Commentary

Global Warming: More Than Hot Air?

By Thomas Gale Moore
June 24, 1998

Last December representatives of 160 nations gathered in Kyoto, Japan, to hammer out an agreement on emissions of greenhouse gases. But before the U.S. Senate ratifies the Kyoto treaty, it’s important to point out that much discussion of the “greenhouse effect” is little more than hot air.

The Kyoto agreement rests on forecasts of future greenhouse gas emissions. But energy use, which requires the burning of fossil fuels, depends on economic growth and prosperity. Economists aren’t soothsayers: they often over- or underestimate growth, and they can’t be expected to discern how technological advances will change fossil fuel consumption.

Indeed, many climate models — which remain unreliable — predict that most of the climate change will occur many decades from now — the forecasted increase of 4.5 degrees Fahrenheit won’t happen for a century. It’s impossible to have any confidence in forecasts of the technology, population or energy sources of 2098. We can predict, however, that future generations will have better technology at their disposal, that they will be wealthier, and that they will live longer. They will certainly be in a better position to deal with adverse climate changes than we are today.

The Clinton administration had difficulty deciding what it could accept at Kyoto. Its quandary was magnified by the projected failure of the United States to reduce emissions to 1990 levels by the year 2000. Rather than cutting them, a booming economy appears likely to boost emissions of carbon dioxide by at least 15 percent in this decade. Cutting emissions enough to prevent climate change, which might require slashing emissions by some 60 percent, seems out of reach. Avoiding a warmer world would require a radical curbing of emissions by all countries, which in turn would lead to a worldwide slowdown in growth, perhaps even a depression that might make the 1930s look like Disneyland on a good day.

The Kyoto agreement is futile. Even Bert Bolin, the former chairman of the United Nations’ body of experts on global warming, says that the present plan would, if fully implemented, cut warming a quarter century from now “by less than 0.1 degree C, which would not be detectable.” We are plunging into a treaty that creates gigantic obligations without examining its costs and benefits. Congress has demanded that the Clinton administration provide estimates of the costs, but none have been forthcoming.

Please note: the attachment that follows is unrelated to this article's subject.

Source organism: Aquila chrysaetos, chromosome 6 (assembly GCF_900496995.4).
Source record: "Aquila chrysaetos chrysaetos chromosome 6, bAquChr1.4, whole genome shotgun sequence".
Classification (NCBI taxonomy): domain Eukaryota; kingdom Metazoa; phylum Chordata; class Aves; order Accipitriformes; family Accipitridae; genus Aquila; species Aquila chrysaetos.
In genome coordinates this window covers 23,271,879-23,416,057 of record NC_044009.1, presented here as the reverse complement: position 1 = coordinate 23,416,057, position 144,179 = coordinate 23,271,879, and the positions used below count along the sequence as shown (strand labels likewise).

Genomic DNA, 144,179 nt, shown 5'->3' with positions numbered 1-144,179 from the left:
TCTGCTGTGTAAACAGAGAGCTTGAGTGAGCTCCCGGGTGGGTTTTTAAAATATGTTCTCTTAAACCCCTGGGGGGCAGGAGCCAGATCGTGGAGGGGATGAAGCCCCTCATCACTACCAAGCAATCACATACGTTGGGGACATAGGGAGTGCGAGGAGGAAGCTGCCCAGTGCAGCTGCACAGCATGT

For most of the world, warming over the next century would cost only a little or would be an actual benefit. The few regions that actually would be harmed by warming should have help.


There is no need to rush into a treaty that would have little benefit but great cost. If climate change becomes a real problem, many steps can be taken that wouldn’t cripple our economy. Ocean scientists have shown, for example, that if the seas were “fertilized” with iron filings, phytoplankton (algae) would bloom and absorb vast quantities of carbon dioxide. The minuscule plants are nutritionally starved for iron and, when provided with that metal, multiply rapidly, absorbing large amounts of carbon. Some experts estimate that iron supplements might offset 15 to 20 percent of man-made carbon dioxide over the next few decades.

In addition, harvesting and replanting timber could sequester much carbon. Forest researchers have concluded that an active program of cropping and replanting fast-growing forests, then turning the lumber into housing and other long-term products, together with reforestation, could offset 12 to 15 percent of human greenhouse gas emissions. Seeding the ocean with iron and properly managing forests could by themselves do as much to slow climate change as capping greenhouse gas emissions at 1990 levels. Furthermore, scientists may develop other strategies in the future that don’t require shrinking our economy.

The administration is under tremendous pressure to act immediately. To retain credibility with environmentalists, politicians, other countries and the mass media, it must take steps to reduce carbon dioxide emissions even if the limitations would have no benefit and would potentially impose high costs. To succeed in this high-wire act, President Clinton will probably propose new regulatory steps and mandates, such as higher fuel efficiency standards for new cars, more stringent restrictions on appliances, strict insulation levels for new buildings and more spending on mass transportation. Most of those regulations would be phased in slowly — that is, after President Clinton leaves the White House and many current members of Congress retire. The actual legislation required to meet the goal might even await a future Congress. Whatever difficulties present themselves, the administration will negotiate a formula that will allow it to claim that the entire world is cutting greenhouse emissions.

In short, this unnecessary measure would devastate our economy. For most of the world, warming over the next century would cost only a little or would be an actual benefit. The few regions that actually would be harmed by warming should have help. Delaying action by 20 to 30 years is the only prudent, “no regrets” policy. Technology will advance. Incomes in Third World countries will grow. The world will be more capable of coping with change. Except for measures that make sense with or without global warming — like ending subsidies for energy and energy use — Congress should resist any attempts to limit greenhouse gas emissions.

Thomas Gale Moore is the author of Climate of Fear: Why We Shouldn’t Worry about Global Warming, recently published by the Cato Institute.